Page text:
Meaning of NATURAL in English
adj. & n.
1. a existing in or caused by nature; not artificial (natural landscape). b uncultivated; wild (existing in its natural state).
2 in the course of nature; not exceptional or miraculous (died of natural causes; a natural occurrence).
3 (of human nature etc.) not surprising; to be expected (natural for her to be upset).
4 a (of a person or a person's behaviour) unaffected, easy, spontaneous. b (foll. by to) spontaneous, easy (friendliness is natural to him).
5 a (of qualities etc.) inherent; innate (a natural talent for music). b (of a person) having such qualities (a natural linguist).
6 not disguised or altered (as by make-up etc.).
7 lifelike; as if in nature (the portrait looked very natural).
8 likely by its or their nature to be such (natural enemies; the natural antithesis).
9 having a physical existence as opposed to what is spiritual, intellectual, etc. (the natural world).
10 a related by nature, out of wedlock, esp. in a specified manner (her natural son). b illegitimate (a natural child).
11 based on the innate moral sense; instinctive (natural justice).
12 Mus. a (of a note) not sharpened or flattened (B natural). b (of a scale) not containing any sharps or flats.
13 not enlightened or communicated by revelation (the natural man).
1. colloq. (usu. foll. by for) a person or thing naturally suitable, adept, expert, etc. (a natural for the championship).
2 archaic a person mentally deficient from birth.
3 Mus. a a sign (
*) denoting a return to natural pitch after a sharp or a flat. b a natural note. c a white key on a piano.
4 a Cards a hand making 21 in the first deal in pontoon. b a throw of 7 or 11 at craps.
5 a pale fawn colour.
Phrases and idioms:
natural-born having a character or position by birth. natural childbirth Med. childbirth with minimal medical or technological intervention. natural classification a scientific classification according to natural features. natural death death by age or disease, not by accident, poison, violence, etc. natural food food without preservatives etc. natural gas an inflammable mainly methane gas found in the earth's crust, not manufactured. natural historian a writer or expert on natural history. natural history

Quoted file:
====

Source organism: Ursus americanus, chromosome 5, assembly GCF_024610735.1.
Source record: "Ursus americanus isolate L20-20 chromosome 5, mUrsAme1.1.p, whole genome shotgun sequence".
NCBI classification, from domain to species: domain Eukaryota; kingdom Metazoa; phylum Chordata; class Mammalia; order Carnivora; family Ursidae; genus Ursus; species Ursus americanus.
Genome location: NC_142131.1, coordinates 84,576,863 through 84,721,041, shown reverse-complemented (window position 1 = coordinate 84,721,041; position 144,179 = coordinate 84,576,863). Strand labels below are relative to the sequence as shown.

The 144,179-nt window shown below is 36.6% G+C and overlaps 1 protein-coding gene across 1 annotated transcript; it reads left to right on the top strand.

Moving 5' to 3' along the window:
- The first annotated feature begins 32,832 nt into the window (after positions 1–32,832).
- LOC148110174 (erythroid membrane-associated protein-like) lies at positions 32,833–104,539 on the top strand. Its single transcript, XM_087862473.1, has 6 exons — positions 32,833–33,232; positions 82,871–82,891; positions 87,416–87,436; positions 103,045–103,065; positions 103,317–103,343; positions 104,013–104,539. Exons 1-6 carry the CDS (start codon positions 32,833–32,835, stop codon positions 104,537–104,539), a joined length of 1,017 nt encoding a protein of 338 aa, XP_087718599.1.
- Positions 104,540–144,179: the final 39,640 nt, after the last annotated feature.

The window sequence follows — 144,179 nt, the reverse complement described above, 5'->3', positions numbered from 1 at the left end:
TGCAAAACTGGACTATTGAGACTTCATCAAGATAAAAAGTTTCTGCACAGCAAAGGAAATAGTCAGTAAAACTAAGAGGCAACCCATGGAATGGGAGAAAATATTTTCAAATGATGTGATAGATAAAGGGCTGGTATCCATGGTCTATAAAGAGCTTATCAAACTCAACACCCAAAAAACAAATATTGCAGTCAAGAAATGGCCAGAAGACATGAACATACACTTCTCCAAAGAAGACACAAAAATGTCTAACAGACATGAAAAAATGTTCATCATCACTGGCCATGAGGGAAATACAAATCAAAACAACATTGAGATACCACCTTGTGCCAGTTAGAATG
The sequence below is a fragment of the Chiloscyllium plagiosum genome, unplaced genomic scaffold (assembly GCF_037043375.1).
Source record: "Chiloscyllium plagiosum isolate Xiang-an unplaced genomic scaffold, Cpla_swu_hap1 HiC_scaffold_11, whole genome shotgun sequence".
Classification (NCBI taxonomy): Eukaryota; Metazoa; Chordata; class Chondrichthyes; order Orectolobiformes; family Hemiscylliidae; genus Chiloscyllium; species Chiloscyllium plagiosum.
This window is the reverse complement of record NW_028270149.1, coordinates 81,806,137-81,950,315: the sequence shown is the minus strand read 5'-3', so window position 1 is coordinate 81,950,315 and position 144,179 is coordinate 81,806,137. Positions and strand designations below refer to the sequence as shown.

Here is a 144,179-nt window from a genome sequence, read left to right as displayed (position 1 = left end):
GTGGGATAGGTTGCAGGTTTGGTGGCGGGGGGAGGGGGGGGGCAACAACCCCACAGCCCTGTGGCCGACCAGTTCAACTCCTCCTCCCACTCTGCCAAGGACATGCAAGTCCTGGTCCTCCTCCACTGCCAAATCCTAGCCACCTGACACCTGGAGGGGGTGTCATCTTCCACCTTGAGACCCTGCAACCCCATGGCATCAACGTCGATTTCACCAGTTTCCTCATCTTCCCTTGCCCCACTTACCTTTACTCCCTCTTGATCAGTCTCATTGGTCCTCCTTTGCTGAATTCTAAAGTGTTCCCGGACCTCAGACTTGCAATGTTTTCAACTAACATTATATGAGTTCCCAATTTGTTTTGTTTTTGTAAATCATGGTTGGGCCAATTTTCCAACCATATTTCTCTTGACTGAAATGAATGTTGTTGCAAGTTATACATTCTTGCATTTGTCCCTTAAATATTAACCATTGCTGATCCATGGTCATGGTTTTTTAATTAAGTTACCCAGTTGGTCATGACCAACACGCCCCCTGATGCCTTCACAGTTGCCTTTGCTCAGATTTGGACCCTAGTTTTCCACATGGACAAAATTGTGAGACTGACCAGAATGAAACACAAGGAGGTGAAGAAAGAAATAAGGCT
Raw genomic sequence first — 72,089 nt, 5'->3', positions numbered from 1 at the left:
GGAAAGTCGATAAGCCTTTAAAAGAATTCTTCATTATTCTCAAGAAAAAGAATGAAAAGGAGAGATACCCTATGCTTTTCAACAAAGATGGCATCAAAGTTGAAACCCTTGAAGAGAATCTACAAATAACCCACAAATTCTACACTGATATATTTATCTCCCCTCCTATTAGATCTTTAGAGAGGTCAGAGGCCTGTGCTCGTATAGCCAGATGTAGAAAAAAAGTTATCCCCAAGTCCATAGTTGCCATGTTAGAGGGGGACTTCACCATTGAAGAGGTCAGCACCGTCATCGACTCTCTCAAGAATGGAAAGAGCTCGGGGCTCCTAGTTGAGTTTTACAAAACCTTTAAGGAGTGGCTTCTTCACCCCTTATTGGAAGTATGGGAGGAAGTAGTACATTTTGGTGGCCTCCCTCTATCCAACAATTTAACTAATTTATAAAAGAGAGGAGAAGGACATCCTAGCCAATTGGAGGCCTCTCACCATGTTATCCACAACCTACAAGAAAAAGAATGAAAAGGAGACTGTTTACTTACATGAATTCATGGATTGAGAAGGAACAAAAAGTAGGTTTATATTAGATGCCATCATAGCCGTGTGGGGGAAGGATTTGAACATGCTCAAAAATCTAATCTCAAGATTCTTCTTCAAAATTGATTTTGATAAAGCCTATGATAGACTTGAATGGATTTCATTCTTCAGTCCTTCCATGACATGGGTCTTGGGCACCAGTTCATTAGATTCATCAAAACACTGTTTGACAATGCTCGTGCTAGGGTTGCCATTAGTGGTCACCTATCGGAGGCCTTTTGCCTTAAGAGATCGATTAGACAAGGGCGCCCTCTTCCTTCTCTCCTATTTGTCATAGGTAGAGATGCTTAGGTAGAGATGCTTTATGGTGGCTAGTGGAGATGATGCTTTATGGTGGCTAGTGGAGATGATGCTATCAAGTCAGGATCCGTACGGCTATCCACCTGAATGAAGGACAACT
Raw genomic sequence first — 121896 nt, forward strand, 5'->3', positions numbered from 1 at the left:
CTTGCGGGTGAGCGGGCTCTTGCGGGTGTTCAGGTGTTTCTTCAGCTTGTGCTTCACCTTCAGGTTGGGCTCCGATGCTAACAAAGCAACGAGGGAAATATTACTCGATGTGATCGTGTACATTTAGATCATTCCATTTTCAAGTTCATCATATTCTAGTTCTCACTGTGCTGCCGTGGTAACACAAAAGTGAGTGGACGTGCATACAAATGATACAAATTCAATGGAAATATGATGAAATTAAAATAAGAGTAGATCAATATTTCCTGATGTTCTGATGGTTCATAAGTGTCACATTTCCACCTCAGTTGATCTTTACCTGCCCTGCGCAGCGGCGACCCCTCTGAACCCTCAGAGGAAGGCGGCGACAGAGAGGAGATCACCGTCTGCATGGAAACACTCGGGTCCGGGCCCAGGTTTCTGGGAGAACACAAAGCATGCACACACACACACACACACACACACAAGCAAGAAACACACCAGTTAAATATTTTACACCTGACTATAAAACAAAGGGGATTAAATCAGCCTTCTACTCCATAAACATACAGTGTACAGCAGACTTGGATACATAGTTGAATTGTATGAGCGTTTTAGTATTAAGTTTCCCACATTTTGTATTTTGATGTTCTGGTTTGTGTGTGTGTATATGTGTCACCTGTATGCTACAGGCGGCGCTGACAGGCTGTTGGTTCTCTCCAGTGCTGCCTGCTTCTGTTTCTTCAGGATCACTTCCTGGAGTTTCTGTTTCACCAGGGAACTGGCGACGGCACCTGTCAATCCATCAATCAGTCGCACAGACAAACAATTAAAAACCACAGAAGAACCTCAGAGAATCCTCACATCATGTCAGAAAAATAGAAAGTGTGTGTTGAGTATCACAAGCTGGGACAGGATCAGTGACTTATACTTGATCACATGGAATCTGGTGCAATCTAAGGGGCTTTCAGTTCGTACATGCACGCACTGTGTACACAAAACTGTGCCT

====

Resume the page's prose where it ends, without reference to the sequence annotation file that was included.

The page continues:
1. the study of animals or plants esp. as set forth for popular use.
2 an aggregate of the facts concerning the flora and fauna etc. of a particular place or class (a natural history of the Isle of Wight). natural key (or scale) Mus. a key or scale having no sharps or flats, i.e. C major and A minor. natural language a language that has developed naturally.
1. Philos. unchanging moral principles common to all people by virtue of their nature as human beings.
2 a correct statement of an invariable sequence between specified conditions and a specified phenomenon.
3 the laws of nature; regularity in nature (where they saw chance, we see natural law). natural life the duration of one's life on earth. natural logarithm see LOGARITHM. natural magic magic involving the supposed invocation of impersonal spirits. natural note Mus. a note that is neither sharp nor flat. natural numbers the integers 1, 2, 3, etc. natural philosopher archaic a physicist. natural philosophy archaic physics. natural religion a religion based on reason (opp. revealed religion); deism. natural resources materials or conditions occurring in nature and capable of economic exploitation. natural science the sciences used in the study of the physical world, e.g. physics, chemistry, geology, biology, botany. natural selection the Darwinian theory of the survival and propagation of organisms best adapted to their environment. natural theology the knowledge of God as gained by the light of natural reason. natural uranium unenriched uranium. natural virtues Philos. justice, prudence, temperance, fortitude. natural year the time taken by one revolution of the earth round the sun, 365 days 5 hours 48 minutes.
Etymology: ME f. OF naturel f. L naturalis (as NATURE)
Oxford English vocab. Оксфордский английский словарь. 2012